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Open access operator Hull Trains announced on March 29 that was temporarily suspending services with effect from midnight, in a move which it said aimed to ‘safeguard the future of the business’ in the ‘unprecedented circumstances’ of the coronavirus pandemic. Arrangements have been made for tickets to be accepted by other train operators.
As a non-franchised operator, Hull Trains must survive on a purely commercial basis. It said the number of passengers had dropped significantly since the government issued national guidance calling on people to stay at home and stop all non-essential travel, and it had not been offered the additional financial support from the government which franchised operators have been offered through Emergency Measures Agreements.
‘We have explored every avenue to try and keep trains running but sadly it is not currently financially viable to run our services’, said Managing Director Louise Cheeseman. ‘We play a vital role in the regional economy, as recognised by our local MPs, and we fully intend to resume operations as soon as we can.’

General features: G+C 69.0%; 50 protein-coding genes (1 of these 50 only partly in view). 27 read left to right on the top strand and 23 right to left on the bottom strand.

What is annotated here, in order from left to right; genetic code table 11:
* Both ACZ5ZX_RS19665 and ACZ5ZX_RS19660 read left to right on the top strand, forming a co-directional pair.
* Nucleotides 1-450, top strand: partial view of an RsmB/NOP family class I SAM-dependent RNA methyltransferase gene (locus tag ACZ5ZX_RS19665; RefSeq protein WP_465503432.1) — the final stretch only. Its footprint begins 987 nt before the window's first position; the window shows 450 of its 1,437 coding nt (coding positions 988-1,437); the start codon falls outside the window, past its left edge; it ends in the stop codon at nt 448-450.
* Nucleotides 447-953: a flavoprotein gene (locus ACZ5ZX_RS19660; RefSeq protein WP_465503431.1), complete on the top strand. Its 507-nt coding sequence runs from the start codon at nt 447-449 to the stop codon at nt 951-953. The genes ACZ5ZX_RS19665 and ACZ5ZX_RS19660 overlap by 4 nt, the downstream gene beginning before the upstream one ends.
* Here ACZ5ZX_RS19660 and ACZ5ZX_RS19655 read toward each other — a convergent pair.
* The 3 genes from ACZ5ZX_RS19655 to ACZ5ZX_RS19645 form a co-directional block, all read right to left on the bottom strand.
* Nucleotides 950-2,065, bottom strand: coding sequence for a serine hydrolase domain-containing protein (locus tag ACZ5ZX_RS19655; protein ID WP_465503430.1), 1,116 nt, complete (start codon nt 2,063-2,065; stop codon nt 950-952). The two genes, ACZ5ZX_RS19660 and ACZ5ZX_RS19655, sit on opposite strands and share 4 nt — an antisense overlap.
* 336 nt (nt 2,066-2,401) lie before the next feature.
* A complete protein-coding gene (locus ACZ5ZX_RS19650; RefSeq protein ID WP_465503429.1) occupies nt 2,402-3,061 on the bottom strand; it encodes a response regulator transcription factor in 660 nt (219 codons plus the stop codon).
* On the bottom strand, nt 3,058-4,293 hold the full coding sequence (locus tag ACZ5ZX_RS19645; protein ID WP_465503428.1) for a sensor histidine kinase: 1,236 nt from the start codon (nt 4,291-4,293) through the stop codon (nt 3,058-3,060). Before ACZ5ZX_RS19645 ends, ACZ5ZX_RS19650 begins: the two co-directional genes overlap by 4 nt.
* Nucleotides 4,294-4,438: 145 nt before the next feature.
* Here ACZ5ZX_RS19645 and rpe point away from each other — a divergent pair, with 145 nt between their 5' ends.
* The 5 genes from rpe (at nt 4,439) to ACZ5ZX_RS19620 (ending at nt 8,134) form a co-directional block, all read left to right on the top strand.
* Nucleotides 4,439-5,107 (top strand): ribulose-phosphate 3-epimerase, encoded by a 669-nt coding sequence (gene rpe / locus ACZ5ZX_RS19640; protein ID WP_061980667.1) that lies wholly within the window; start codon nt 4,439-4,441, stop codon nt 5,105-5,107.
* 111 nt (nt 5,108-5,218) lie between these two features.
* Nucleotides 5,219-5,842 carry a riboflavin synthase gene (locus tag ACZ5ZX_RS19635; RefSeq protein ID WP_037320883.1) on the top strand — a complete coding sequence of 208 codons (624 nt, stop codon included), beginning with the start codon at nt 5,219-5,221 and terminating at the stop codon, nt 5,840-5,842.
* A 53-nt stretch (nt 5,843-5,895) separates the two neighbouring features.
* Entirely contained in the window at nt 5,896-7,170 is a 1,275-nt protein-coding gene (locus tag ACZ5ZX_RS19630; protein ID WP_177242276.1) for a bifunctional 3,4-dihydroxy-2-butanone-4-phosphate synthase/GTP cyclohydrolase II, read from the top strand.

Cheeseman said the move ‘protects the long-term future of Hull Trains and our people’s jobs which is important as it will allow us to reinstate operations quickly when possible.’
Steve Montgomery, Managing Director of the rail division of Hull Trains’ parent company FirstGroup, said ‘in line with the entire rail industry, passenger volumes at Hull Trains have reduced substantially since mid-March and even with the steps we have taken to reduce the timetable we’re operating, current passenger numbers make it impossible to maintain the ongoing level of losses we have seen.
‘We have sought agreement to be included in the government emergency measures but, as an open access rail operator, this has not been afforded to us.’
He added ‘our commitment to Hull Trains and the entire East Yorkshire and Humber community is as strong as ever, as evidenced by our recent introduction of a £60m fleet of new trains, and we look forward to re-starting the service as soon as we can.’
Responding to the announcement, General Secretary of the RMT trade union Mick Cash said ‘this decision affects 130 rail staff around the Hull area and they must be treated as an absolute priority.’ The union wants ‘the company and the government to guarantee wages at 100% and not some reduced rate and we also expect jobs, service, pensions and conditions for these rail staff to be fully protected throughout this crisis.’
This article first appeared on www.railwaygazette.com
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